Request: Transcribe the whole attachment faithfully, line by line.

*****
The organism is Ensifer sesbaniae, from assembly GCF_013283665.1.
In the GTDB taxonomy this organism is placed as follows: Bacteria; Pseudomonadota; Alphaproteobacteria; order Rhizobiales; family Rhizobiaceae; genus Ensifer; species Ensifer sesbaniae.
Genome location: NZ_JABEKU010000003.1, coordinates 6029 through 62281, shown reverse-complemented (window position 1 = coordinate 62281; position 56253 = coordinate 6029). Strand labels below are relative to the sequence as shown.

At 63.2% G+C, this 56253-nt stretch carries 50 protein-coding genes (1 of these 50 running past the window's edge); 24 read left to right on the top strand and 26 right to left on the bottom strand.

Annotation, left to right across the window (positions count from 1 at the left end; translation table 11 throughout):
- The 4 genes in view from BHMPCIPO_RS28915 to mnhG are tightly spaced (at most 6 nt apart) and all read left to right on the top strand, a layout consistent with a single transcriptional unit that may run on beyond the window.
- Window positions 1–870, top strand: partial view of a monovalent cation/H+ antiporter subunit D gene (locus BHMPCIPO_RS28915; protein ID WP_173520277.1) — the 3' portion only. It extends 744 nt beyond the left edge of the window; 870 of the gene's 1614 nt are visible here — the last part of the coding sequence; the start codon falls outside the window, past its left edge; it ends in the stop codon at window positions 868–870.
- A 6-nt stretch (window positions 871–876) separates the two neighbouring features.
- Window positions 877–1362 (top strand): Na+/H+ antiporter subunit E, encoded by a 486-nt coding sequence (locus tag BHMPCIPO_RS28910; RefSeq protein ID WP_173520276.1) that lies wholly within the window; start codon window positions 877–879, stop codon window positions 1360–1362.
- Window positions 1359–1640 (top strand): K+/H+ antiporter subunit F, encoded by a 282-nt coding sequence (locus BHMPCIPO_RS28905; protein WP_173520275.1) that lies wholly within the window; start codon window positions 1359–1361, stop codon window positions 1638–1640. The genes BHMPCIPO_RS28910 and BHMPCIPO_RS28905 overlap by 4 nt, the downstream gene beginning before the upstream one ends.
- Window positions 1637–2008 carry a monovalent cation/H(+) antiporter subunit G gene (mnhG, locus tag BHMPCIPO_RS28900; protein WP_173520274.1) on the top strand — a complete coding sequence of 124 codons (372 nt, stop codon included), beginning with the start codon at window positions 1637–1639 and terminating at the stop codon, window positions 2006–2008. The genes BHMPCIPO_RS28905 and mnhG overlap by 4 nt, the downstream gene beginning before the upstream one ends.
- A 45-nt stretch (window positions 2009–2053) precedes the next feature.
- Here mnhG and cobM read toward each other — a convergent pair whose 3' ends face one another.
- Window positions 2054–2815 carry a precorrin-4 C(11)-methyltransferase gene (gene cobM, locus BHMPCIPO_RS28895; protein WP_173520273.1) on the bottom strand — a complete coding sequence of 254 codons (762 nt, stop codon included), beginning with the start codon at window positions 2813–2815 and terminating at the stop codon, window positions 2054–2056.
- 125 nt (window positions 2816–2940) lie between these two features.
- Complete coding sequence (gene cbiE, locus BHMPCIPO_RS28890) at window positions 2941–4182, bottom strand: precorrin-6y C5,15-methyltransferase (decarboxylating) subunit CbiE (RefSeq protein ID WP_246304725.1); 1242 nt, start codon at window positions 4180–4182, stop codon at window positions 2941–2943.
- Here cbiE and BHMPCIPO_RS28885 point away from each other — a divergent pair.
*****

The organism is Ensifer sesbaniae, from assembly GCF_013283665.1.
In the GTDB taxonomy this organism is placed as follows: Bacteria; Pseudomonadota; Alphaproteobacteria; order Rhizobiales; family Rhizobiaceae; genus Ensifer; species Ensifer sesbaniae.
Genome location: NZ_JABEKU010000003.1, coordinates 6029 through 62281, shown reverse-complemented (window position 1 = coordinate 62281; position 56253 = coordinate 6029). Strand labels below are relative to the sequence as shown.

At 63.2% G+C, this 56253-nt stretch carries 50 protein-coding genes (1 of these 50 running past the window's edge); 24 read left to right on the top strand and 26 right to left on the bottom strand.

Annotation, left to right across the window (positions count from 1 at the left end; translation table 11 throughout):
- The 4 genes in view from BHMPCIPO_RS28915 to mnhG are tightly spaced (at most 6 nt apart) and all read left to right on the top strand, a layout consistent with a single transcriptional unit that may run on beyond the window.
- Window positions 1–870, top strand: partial view of a monovalent cation/H+ antiporter subunit D gene (locus BHMPCIPO_RS28915; protein ID WP_173520277.1) — the 3' portion only. It extends 744 nt beyond the left edge of the window; 870 of the gene's 1614 nt are visible here — the last part of the coding sequence; the start codon falls outside the window, past its left edge; it ends in the stop codon at window positions 868–870.
- A 6-nt stretch (window positions 871–876) separates the two neighbouring features.
- Window positions 877–1362 (top strand): Na+/H+ antiporter subunit E, encoded by a 486-nt coding sequence (locus tag BHMPCIPO_RS28910; RefSeq protein ID WP_173520276.1) that lies wholly within the window; start codon window positions 877–879, stop codon window positions 1360–1362.
- Window positions 1359–1640 (top strand): K+/H+ antiporter subunit F, encoded by a 282-nt coding sequence (locus BHMPCIPO_RS28905; protein WP_173520275.1) that lies wholly within the window; start codon window positions 1359–1361, stop codon window positions 1638–1640. The genes BHMPCIPO_RS28910 and BHMPCIPO_RS28905 overlap by 4 nt, the downstream gene beginning before the upstream one ends.
- Window positions 1637–2008 carry a monovalent cation/H(+) antiporter subunit G gene (mnhG, locus tag BHMPCIPO_RS28900; protein WP_173520274.1) on the top strand — a complete coding sequence of 124 codons (372 nt, stop codon included), beginning with the start codon at window positions 1637–1639 and terminating at the stop codon, window positions 2006–2008. The genes BHMPCIPO_RS28905 and mnhG overlap by 4 nt, the downstream gene beginning before the upstream one ends.
- A 45-nt stretch (window positions 2009–2053) precedes the next feature.
- Here mnhG and cobM read toward each other — a convergent pair whose 3' ends face one another.
- Window positions 2054–2815 carry a precorrin-4 C(11)-methyltransferase gene (gene cobM, locus BHMPCIPO_RS28895; protein WP_173520273.1) on the bottom strand — a complete coding sequence of 254 codons (762 nt, stop codon included), beginning with the start codon at window positions 2813–2815 and terminating at the stop codon, window positions 2054–2056.
- 125 nt (window positions 2816–2940) lie between these two features.
- Complete coding sequence (gene cbiE, locus BHMPCIPO_RS28890) at window positions 2941–4182, bottom strand: precorrin-6y C5,15-methyltransferase (decarboxylating) subunit CbiE (RefSeq protein ID WP_246304725.1); 1242 nt, start codon at window positions 4180–4182, stop codon at window positions 2941–2943.
- Here cbiE and BHMPCIPO_RS28885 point away from each other — a divergent pair.